Main, Religious, Teaching, z401
Leave a Comment

Roman Catholic doctrine: Praying to the saints

Vatican City, Rome, Italy

When it comes to praying to the saints, the Roman Catholic Church knows it is walking a fine line, because of the repeated admonitions throughout the Bible against contacting the dead.

Leviticus 20:6 explicitly warns that God will oppose any person who consults mediums (those who consult the dead) or familiar spirits (literally the souls of dead family members). Similar warnings are found in Leviticus 19:31, and Deuteronomy 18:10-11.

So how does the Catholic Church get around these warnings?

Well, first it states that people are not actually praying to dead saints, they are simply asking these saints to pray for them.

Suggesting that asking the dead to pray for you is different from prayer is just a matter of semantics. In fact, they are praying to the saints, even when asking.

To support their position of praying to the saints, Catholic theologians point to passages in the Book of Revelation that picture people in heaven praising, worshiping and even petitioning God (Revelation 4:10, 5:8, 6:9-11).

They theorize that Mary, the mother of Jesus, can personally ask Christ on a person’s behalf. Other saints who have been glorified by the Catholic Church also have access to God.

But in practice, many Catholics have gone well past this and are not just asking for the saints to pray for them, but are personally asking the saints and Mary for help.

As examples of this, the following are some excerpts of prayers to Mary found on the MaryPages:

From ‘Mary help of those in need’

Holy Mary, help those in need. Give strength to the weak. Comfort the sorrowful. Pray for God’s people.

From ‘Sub Tuum Praesidum’

We fly to thy patronage, O holy mother of God. Despise not our petitions in our necessities, but deliver us always from all dangers.

From the ‘Memorare’

Remember, O most gracious Virgin Mary, that never was it known that anyone who fled to your protection, implored your help or sought your intercession, was left unaided. Inspired by this confidence, I fly unto you, O virgin of virgins, my mother.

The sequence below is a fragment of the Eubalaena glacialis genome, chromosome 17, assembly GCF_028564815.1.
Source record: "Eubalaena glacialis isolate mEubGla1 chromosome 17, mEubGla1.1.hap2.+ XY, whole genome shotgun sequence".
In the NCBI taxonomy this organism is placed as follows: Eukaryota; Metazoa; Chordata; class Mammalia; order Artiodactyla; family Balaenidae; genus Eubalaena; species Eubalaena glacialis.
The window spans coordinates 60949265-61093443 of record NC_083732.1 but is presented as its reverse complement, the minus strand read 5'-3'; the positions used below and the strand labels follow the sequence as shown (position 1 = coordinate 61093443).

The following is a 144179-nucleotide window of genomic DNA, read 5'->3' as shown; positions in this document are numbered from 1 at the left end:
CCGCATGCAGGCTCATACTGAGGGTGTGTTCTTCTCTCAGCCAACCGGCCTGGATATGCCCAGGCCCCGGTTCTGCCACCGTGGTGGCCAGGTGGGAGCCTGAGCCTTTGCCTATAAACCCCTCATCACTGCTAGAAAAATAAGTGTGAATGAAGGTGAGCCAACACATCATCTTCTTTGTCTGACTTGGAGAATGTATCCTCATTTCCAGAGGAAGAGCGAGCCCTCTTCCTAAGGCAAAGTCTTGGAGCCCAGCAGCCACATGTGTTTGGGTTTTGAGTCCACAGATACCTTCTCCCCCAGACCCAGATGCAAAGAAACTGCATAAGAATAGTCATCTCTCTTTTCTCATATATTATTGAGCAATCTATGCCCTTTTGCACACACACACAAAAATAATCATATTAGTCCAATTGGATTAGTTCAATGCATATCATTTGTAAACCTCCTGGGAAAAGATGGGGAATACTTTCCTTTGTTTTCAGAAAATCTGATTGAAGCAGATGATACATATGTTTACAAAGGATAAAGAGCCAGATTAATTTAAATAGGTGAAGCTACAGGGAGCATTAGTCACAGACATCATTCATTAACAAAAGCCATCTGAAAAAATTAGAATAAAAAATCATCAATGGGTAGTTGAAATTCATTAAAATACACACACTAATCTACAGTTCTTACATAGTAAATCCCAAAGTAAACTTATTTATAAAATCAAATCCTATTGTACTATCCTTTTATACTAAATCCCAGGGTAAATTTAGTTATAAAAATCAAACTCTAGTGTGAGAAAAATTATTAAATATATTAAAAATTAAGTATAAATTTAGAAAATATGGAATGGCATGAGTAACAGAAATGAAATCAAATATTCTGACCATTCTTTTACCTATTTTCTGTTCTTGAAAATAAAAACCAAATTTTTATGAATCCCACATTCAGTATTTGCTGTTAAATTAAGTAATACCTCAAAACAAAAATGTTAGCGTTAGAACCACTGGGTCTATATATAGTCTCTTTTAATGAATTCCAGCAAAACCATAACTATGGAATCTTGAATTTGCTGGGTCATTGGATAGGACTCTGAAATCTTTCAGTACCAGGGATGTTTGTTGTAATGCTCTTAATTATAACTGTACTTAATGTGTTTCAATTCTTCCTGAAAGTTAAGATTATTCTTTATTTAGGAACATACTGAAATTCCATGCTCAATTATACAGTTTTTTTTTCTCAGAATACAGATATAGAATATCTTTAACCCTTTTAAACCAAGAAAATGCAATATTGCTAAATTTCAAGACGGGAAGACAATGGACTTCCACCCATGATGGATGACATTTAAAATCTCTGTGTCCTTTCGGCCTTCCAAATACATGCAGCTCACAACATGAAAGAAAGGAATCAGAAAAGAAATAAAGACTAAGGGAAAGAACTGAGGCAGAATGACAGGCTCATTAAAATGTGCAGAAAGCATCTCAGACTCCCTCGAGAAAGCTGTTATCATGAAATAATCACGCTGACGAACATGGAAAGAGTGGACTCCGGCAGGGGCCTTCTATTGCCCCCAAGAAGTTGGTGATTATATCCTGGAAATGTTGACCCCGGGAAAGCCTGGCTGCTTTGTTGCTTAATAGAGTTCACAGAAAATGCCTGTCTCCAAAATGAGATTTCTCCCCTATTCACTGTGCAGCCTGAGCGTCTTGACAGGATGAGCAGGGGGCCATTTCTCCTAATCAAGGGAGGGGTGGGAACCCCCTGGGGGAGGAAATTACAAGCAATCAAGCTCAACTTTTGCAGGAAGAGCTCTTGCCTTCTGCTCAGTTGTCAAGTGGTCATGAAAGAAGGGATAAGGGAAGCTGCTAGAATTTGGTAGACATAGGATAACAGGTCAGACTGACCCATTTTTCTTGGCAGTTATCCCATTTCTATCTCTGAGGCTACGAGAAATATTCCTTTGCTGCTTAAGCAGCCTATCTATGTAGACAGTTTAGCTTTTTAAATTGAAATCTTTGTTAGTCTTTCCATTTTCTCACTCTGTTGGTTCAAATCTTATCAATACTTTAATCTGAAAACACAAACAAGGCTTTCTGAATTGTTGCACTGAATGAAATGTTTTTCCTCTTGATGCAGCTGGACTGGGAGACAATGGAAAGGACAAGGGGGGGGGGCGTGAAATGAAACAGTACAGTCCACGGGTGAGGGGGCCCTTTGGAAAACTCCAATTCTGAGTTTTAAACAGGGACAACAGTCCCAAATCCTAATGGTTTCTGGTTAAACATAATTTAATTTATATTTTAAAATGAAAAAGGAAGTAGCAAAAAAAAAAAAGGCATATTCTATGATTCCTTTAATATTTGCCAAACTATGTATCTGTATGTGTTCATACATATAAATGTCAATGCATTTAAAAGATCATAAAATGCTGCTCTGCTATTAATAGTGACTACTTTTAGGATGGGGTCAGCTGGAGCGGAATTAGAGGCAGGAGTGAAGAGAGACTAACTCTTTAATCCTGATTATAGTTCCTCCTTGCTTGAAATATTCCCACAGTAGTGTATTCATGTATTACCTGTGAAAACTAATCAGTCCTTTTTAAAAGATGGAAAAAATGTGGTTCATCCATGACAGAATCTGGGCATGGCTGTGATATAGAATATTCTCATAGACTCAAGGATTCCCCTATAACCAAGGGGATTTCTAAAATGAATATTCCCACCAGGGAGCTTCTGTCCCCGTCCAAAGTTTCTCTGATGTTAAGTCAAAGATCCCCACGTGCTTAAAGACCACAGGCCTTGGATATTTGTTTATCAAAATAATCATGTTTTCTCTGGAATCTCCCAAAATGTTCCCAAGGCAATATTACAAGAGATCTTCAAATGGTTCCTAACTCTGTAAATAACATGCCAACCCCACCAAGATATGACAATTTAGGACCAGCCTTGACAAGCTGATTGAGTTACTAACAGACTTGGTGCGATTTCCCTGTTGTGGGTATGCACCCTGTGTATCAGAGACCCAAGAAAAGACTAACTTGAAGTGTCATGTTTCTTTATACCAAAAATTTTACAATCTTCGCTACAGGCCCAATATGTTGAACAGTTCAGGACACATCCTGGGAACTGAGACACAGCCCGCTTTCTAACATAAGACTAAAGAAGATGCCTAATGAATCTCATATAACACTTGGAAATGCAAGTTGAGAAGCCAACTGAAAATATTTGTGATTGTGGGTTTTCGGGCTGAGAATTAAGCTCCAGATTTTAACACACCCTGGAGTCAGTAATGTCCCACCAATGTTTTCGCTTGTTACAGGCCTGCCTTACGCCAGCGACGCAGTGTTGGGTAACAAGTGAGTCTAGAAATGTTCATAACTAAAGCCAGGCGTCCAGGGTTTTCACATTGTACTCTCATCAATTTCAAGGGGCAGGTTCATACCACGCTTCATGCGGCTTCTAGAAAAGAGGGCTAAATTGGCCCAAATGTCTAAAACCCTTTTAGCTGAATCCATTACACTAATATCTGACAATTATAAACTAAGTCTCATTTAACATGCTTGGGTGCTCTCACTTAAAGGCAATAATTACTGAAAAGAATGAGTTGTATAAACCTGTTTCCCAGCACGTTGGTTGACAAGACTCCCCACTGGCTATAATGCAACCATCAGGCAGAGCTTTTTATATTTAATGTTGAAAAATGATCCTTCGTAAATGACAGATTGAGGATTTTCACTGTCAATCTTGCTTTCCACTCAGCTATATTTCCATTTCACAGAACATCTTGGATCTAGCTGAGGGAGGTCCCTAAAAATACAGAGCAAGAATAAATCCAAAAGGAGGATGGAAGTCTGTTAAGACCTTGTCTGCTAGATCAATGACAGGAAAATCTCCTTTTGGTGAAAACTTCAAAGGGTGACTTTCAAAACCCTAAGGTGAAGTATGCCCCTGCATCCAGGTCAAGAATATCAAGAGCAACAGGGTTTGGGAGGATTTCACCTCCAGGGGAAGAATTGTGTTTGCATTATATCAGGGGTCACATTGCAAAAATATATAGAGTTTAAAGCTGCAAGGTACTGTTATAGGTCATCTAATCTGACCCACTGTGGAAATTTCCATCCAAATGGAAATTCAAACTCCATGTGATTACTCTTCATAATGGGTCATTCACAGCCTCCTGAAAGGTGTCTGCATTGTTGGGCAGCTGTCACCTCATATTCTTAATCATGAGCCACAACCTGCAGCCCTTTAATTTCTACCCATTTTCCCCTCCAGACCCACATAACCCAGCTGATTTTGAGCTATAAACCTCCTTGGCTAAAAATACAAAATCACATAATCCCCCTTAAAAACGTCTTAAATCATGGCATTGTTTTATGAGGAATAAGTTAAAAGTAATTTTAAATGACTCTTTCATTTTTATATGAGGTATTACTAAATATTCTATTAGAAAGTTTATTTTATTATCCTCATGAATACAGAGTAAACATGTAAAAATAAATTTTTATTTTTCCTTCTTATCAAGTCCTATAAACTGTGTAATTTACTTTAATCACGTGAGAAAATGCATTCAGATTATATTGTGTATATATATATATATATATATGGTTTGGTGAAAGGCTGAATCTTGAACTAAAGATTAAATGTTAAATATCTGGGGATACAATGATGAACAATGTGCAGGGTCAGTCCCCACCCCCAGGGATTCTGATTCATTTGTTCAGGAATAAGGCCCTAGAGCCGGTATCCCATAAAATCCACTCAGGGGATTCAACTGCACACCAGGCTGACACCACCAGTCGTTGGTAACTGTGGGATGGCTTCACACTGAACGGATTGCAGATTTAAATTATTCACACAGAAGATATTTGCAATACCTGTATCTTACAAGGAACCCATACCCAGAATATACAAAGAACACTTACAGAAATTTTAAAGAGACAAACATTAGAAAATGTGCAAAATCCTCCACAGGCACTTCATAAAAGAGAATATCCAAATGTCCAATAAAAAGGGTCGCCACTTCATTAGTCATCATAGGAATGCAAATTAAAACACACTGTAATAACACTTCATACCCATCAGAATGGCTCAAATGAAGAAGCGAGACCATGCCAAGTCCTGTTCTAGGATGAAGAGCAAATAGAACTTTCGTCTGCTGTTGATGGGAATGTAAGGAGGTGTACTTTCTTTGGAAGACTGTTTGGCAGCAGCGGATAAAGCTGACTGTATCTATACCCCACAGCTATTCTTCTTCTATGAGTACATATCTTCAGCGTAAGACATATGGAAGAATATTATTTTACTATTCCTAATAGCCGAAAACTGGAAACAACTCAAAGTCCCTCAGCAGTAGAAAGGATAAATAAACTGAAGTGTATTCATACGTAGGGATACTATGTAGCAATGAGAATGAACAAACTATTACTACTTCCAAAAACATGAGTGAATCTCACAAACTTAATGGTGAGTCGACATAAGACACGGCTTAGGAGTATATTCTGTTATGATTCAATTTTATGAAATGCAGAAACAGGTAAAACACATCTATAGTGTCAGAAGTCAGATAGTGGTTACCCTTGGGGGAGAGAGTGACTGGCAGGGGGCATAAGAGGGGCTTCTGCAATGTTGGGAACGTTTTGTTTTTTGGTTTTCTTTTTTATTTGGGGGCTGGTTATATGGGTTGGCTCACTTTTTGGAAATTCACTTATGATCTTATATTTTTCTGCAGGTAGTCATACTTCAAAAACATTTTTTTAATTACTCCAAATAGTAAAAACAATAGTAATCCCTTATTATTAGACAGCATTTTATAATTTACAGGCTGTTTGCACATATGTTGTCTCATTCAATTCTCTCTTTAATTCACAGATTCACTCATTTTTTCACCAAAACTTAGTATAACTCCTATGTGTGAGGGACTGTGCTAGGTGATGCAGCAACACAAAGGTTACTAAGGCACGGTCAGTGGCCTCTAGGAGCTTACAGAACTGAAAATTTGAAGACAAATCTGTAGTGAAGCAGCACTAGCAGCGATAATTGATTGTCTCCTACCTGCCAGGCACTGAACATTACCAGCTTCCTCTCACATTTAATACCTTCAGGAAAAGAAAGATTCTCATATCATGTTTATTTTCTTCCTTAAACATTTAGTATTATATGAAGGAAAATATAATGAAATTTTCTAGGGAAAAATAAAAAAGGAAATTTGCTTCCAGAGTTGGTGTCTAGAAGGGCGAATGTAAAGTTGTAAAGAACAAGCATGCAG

By not condemning these type of prayers, the Roman Catholic Church is essentially condoning them.

In the Biblical record, there is only one instance of a dead person being successfully consulted and that involved King Solomon using a witch to contact the prophet, Samuel. It was obvious, Samuel did not want to be interrupted and actually ended up cursing King Saul (1 Samuel 28:7–19).

And in Jesus’ story of the rich man and Lazarus, who both died and went to heaven, we read that when the rich man petitioned Abraham to send Lazarus to warn his family, Abraham answered no, because they already have Moses and the prophets (Luke 16:19-31).

There is no doubt that the dead are fully aware, but there is not a single instance in scripture of people praying to the dead, in fact, there is only condemnation for such activity.

Neither is there any instance of the dead praying for people on earth?

If fact, the Bible states the complete opposite:

  • It says there is only one mediator between God and man, Jesus (1 Timothy 2:5);
  • Jesus is already interceding on our behalf. In other words, nobody has to ask Him (Hebrews 7:25) ;
  • The Holy Spirit will also step in and pray through us, when we don’t know how to pray (Romans 8:26-27); and